By Emi Yasuda
In the work culture of the modern world, sleep can easily be regarded as a futile process. When time is limited, and work is boundless, taking an eight-hour break seems entirely illogical. In the words of Russian-American novelist Vladimir Nabokov,
“Sleep is the most moronic fraternity in the world, with the heaviest dues and the crudest rituals.”
While regarding sleep as an unyielding enemy seems like a logical path, this essential biological process is much more than a ritualistic burden. Before deciding that purposeful sleep deprivation is the way to go, you may want to consider its health and social consequences. Lack of sleep sure does a lot more than make you drowsy the next day or late for class.
For starters, low sleep can significantly reduce your stress threshold. In a study conducted earlier this year, a team of seven researchers found that sleep deprived individuals have higher levels of stress compared to those who get a full night’s sleep. Participants in the study were kept three days overnight and were given activities in the daytime such as delivering a speech in front of a three-member panel and completing complicated arithmetic. The researchers ascertained from their results stress-related consequences for night owls, including poor judgement, anxiety, in addition to lowered social acuity. Does this sound familiar?
However, the consequences of sleep deprivation can extend far beyond a stressful day at school. Multiple studies have suggested a correlation between mental illness and sleep loss. Before mental conditions are diagnosed, subjects often have pre-existing sleep disorders. At Harvard Medical School, researchers noted a connection between depression and poor sleep. When you get less sleep, your levels of serotonin decrease. Serotonin impacts your mood, and an imbalance in your levels can lead to anxiety, depression, and even anger.
Getting a good night’s rest is even more essential for athletes. From experience, you’ll know that rest will make you more active and alert. However, this is just one of sleep’s many benefits. Sleep gives your body time to restore. Without this time, muscle injuries or any trauma caused by working out or playing a game will take longer to heal. Researchers studying the Stanford University basketball team, found that after several months of increased sleep, players’ speeds increased by 5% and their free throw accuracy increased by 9%! Now imagine what you could do with a few more hours of shuteye! Ace every test, get a hole in one. Why even the SAT would be child’s play…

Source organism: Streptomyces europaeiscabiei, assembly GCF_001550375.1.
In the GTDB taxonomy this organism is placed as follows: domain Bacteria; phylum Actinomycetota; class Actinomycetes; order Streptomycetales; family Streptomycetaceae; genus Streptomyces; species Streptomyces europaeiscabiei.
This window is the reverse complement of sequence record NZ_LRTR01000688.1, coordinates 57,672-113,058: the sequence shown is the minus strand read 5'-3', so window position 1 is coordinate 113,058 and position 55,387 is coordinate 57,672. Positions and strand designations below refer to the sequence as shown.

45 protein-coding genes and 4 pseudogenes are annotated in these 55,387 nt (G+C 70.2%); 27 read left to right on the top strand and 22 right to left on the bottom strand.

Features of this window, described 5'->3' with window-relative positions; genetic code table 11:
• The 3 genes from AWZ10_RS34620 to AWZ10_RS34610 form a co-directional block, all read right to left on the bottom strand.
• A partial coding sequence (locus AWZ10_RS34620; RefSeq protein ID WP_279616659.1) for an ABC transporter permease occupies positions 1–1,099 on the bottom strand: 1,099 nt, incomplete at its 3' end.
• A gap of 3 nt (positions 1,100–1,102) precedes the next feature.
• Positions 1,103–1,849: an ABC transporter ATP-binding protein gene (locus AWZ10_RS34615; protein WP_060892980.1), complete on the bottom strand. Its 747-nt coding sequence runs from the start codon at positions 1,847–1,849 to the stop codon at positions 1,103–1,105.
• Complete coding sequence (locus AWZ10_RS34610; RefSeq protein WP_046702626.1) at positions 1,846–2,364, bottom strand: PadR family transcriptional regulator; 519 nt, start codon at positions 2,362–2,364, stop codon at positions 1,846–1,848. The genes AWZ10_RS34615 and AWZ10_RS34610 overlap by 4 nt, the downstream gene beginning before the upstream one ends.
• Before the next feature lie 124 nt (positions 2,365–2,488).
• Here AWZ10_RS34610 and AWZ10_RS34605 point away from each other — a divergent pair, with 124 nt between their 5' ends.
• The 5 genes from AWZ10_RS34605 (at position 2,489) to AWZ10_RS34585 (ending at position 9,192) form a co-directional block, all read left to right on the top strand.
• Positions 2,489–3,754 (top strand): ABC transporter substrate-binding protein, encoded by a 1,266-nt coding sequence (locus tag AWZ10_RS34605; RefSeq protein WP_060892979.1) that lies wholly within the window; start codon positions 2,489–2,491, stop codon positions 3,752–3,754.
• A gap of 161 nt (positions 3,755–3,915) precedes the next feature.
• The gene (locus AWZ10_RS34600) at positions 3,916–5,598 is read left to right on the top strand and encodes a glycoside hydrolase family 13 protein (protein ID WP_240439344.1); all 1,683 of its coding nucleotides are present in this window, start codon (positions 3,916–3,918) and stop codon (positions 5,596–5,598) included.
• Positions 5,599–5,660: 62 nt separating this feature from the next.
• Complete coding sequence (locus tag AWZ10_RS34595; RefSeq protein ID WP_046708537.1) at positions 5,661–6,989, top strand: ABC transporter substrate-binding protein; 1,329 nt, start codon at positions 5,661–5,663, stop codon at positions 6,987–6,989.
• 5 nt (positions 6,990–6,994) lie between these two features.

Sleep, however, is not only important for athletes. Unsurprisingly, your academic performance also suffers from poor sleep habits. These pitfalls go far beyond falling asleep in class. The time you spend sleeping is essential to process the information you learned during the day. Without enough sleep, you are likely to forget what you studied, or have been too tired to study in the first place!
Although your schedule may be busier than New York’s Penn Station, remember that it’s still important to prioritize your health. While cutting down sleep may seem like a good option in the short term, the long term health consequences can be detrimental. But, if you are truly unsure about changing your habits, I’d recommend just sleeping on it.